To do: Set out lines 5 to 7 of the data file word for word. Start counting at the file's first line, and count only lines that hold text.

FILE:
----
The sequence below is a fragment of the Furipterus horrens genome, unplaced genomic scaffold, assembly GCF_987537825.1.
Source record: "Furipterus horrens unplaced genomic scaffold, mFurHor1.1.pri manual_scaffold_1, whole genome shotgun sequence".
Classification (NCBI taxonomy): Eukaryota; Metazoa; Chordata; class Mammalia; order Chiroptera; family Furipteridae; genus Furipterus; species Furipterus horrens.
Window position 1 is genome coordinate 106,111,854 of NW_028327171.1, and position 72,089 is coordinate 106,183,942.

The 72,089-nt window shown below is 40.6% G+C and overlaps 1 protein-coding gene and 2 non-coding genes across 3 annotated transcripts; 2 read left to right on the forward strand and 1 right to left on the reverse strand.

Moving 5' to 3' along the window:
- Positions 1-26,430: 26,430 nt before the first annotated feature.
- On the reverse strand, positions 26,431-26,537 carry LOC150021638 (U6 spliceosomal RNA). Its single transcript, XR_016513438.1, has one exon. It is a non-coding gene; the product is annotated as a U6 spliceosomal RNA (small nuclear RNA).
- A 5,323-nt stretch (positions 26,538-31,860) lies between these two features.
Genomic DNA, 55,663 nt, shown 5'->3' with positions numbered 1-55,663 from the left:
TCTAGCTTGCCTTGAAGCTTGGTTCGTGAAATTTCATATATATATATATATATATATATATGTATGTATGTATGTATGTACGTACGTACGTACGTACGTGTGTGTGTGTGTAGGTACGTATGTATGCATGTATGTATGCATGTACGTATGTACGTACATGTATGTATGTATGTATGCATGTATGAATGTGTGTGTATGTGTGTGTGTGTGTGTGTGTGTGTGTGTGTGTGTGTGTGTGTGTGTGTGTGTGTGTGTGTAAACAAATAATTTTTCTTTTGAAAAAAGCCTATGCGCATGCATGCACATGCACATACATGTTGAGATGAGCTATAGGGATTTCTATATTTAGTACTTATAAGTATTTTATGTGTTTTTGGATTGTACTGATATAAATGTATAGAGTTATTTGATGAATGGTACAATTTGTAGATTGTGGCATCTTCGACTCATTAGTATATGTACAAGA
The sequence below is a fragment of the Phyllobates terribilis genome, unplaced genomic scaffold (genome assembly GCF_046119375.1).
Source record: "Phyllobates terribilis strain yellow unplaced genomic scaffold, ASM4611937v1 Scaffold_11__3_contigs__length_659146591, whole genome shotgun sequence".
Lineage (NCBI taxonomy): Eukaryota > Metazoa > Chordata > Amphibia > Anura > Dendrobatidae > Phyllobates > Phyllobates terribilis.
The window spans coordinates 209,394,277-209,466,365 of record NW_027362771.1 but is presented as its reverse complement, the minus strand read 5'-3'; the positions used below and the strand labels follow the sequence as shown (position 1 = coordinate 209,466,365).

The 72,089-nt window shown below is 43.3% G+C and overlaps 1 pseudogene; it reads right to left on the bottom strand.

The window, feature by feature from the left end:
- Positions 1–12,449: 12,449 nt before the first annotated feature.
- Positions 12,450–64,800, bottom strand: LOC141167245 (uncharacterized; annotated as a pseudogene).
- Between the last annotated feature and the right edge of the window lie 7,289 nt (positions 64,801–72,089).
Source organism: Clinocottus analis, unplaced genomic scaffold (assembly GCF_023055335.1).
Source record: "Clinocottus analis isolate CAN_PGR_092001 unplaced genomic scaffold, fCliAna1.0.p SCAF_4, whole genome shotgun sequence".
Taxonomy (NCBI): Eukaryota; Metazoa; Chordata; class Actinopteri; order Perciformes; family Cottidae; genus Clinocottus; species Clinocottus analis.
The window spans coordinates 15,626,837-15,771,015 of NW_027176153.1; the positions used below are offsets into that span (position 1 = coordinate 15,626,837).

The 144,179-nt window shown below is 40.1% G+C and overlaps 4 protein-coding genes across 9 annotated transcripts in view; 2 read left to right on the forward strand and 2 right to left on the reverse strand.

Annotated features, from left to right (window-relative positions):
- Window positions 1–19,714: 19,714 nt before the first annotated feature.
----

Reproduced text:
The 72,089-nt window shown below is 40.6% G+C and overlaps 1 protein-coding gene and 2 non-coding genes across 3 annotated transcripts; 2 read left to right on the forward strand and 1 right to left on the reverse strand.

Moving 5' to 3' along the window:
- Positions 1-26,430: 26,430 nt before the first annotated feature.